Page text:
Photo Credit: Tom Szczerbowski/USA TODAY SPORTS
While the original summer buyout window passed us all by before the start of free agency, teams who had salary arbitration cases to deal with are allowed a second kick at the can a few days after their disputes have been resolved, through rulings or settlements.
With Peter Holland, Frank Corrado, and Martin Marincin’s cases now behind the Leafs, their window opened up today, giving them 48 hours to decide whether they’d like to part ways with one of their players. We hinted a bit at the value of this a few days ago, but today, we’re going to combine two of our posts into one for the sake of outlining a potential white-hat gaming of the salary cap.
Two core thoughts come out of these two pieces, and they are as follows:
- The Toronto Maple Leafs have a bunch of players remaining on their roster with questionable salaries, but only a year left on their deal. These contracts, if bought out, typically save you 66% of the cap hit in the years where they would have been under contract, at a penalty of 33% of the years that they don’t. This is because buyouts are, in most cases, paid as a third of the salary for double the years.
- The Leafs also have a bunch of young rookies who have Schedule A (and in Auston Matthews’ case, Schedule B) bonuses up for grabs in the next few years. Depending on a player’s performance, they can be up for $82,500 (Rinat Valiev) to $2.85 million (Matthews) in extra salary for their efforts, which would be paid at the end of the year. Because it’s at the end of the year, the Leafs can’t account for when they place Nathan Horton on Long Term Injured Reserve at the start of the season. This means that, unless they trade away a bunch of salary throughout the year, they will likely be millions of dollars into salary cap overages next season.
Now, you could cross your fingers and hope that the Michalek, Greening, Laich types of the world play well enough to find trade value early in the year, but not well enough to make the Leafs feel that they’re more valuable to keep in hopes of a successful standings year than trading and calling up a younger player. You can hope that players with longer-term, like Tyler Bozak or Joffrey Lupul (if he’s still alive) catch some eyes in a few months. You can hope that the Leafs win their arbitration case with Jared Cowen.
But there are fewer than 48 hours left on the clock for them to make a buyout decision, so it’s worth giving consideration to using buyouts to pay off the rookie bonuses in advance.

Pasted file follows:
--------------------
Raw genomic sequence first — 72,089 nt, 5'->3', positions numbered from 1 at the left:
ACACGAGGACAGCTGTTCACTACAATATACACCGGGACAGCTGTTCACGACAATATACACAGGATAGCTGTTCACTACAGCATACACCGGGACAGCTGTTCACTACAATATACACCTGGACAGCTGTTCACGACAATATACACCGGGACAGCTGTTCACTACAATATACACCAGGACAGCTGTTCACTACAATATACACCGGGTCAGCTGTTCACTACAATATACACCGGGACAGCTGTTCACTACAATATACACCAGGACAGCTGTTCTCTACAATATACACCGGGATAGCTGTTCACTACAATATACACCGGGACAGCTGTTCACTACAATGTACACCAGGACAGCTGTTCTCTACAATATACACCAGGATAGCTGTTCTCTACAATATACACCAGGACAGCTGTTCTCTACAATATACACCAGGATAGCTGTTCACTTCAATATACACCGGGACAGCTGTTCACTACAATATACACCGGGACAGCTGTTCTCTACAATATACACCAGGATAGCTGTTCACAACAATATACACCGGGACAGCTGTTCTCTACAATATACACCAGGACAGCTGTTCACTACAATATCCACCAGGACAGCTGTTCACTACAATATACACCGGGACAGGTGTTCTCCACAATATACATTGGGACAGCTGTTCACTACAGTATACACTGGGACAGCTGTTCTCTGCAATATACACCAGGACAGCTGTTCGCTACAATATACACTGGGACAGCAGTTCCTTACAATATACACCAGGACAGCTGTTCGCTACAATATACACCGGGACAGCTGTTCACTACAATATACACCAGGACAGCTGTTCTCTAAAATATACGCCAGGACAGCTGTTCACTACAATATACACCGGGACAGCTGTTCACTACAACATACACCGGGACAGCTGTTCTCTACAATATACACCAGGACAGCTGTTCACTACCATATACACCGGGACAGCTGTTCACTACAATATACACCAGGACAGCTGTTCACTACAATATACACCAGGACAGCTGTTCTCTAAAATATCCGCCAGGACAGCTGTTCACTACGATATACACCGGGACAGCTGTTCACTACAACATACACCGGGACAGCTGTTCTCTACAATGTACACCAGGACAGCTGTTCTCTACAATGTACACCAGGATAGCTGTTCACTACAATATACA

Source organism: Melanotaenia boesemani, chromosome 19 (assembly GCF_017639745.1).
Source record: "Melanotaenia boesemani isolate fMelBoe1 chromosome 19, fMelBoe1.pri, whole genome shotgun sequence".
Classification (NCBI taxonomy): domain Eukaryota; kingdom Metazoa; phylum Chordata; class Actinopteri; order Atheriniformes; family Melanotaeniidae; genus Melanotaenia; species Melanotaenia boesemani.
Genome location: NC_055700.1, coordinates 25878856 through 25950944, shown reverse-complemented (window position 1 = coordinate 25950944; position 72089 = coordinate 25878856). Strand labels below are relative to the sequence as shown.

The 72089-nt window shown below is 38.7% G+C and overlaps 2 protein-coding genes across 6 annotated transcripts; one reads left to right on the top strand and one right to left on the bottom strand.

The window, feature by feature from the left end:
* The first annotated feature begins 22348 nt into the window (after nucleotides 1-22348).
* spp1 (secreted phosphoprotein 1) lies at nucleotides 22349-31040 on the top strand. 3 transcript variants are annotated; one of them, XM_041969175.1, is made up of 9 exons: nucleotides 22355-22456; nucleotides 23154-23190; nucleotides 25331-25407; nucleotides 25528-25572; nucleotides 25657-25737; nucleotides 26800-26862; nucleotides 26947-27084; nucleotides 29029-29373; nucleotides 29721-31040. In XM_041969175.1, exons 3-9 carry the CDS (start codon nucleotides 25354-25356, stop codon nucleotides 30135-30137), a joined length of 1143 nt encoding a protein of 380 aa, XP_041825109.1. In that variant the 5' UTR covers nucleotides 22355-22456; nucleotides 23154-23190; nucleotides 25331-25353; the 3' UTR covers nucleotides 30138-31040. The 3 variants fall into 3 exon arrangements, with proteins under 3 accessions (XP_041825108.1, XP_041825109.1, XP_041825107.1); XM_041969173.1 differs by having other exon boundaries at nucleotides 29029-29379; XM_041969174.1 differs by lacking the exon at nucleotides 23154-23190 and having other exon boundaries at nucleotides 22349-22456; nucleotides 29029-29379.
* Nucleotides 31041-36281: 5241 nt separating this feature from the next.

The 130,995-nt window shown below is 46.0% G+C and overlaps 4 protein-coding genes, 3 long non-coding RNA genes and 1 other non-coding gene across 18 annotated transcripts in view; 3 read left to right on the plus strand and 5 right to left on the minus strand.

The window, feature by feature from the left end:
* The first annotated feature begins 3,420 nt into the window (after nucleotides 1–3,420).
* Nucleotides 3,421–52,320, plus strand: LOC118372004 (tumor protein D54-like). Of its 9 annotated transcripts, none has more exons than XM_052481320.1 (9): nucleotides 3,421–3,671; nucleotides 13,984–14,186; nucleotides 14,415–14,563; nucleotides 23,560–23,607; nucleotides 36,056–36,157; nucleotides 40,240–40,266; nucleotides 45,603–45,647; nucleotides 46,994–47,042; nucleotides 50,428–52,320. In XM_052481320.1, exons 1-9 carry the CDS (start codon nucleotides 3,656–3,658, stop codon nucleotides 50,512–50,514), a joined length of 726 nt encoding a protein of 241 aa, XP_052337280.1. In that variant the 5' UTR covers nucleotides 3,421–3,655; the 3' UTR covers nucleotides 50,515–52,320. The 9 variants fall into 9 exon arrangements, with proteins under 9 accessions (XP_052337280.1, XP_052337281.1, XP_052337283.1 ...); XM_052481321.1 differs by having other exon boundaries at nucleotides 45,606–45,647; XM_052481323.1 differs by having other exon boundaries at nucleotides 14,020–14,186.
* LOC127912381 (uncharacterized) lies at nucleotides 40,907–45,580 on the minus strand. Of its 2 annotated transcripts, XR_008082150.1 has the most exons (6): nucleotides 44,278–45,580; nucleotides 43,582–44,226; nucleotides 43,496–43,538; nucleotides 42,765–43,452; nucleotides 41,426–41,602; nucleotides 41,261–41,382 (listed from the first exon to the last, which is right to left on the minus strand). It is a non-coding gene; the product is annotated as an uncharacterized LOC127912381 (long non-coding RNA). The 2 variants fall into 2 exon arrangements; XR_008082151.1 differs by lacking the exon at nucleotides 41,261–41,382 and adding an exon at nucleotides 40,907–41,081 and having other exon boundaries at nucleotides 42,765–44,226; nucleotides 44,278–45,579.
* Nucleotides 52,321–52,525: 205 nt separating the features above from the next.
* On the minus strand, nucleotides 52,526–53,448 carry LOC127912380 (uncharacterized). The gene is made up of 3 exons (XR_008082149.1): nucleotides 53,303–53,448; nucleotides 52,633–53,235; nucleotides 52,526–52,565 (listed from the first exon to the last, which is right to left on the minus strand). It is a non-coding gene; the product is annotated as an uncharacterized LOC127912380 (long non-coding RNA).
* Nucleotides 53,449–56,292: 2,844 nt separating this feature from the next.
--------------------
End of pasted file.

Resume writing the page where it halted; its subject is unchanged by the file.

Let’s make the safest assumption available to us right now. For these purposes, the Leafs are going to go over their $56,000 in remaining cap space when they decide on a backup goalie, and after Horton gets LTIR’d, they’ll hit $0 for the start of the year. Maybe they’re able to shed money towards the trade deadline, but maybe they bring in someone new; besides, the salary cap is altered on a day-to-day basis, so the longer you wait to trade a player, the less of their hit you shave off of your books. We’ll assume that the Leafs’ end-of-year cap hit won’t have more free space remaining than the potential bonuses; a safe assumption with the big three rookie forwards and Nikita Zaitsev having approximately $5.3 million at stake.
In the current corner, you have Milan Michalek. Michalek makes $4 million on the cap this year, but if you buy him out, you lose the player but shave off all but $1.33M today and add the same amount next season. That’s a savings of $2.67 million dollars this season. You have to replace him with a forward, but that gives you an excuse to call up a Brandon Leipsic, Kerby Rychel, or Connor Brown type of player, who will make somewhere between $700,000-$1 million dependant on their bonuses. Those bonuses can even be circumvented by calling one up for half the year and the other for the same length; Schedule A bonuses for forwards require 42 games played.
At $666,666 (more or less the hit of using Leipsic and Brown for 41 each), you save $2.0 million on the year, which can be used to eat up some of the bonuses of the others. To do that, you’re paying $1.33 million on the cap next year, but if that $2 million was going to be sent over in overages anyway, the Leafs have, in essence, saved nearly $700,000 towards next year’s salary cap. This same theory can be applied to players can be applied to players like Brooks Laich and Colin Greening as well, to different numbers but similar core results.
Of course, Toronto only has about $50.2 million in commitments for 2017/18 right now, with Zaitsev, Corrado, Holland, to resign and a couple of depth spots to fill, so it’s not absolutely vital that they plan a year ahead; perhaps rolling the dice and hoping you can shed throughout the year is more palatable. Maybe the potential draft pick return, or opportunity to extend the veterans they’d like to keep is seen as more valuable. Maybe there are a few young, NHL ready forwards that they’d like to have a year of “overripening” and the higher paid depth players stealing their spots make good scapegoats for that process.
But if you see Michalek, Greening, or Laich on unconditional waivers tomorrow, it might be because of this. Not just a buyout of a player, but a pre-buyout of overage as well.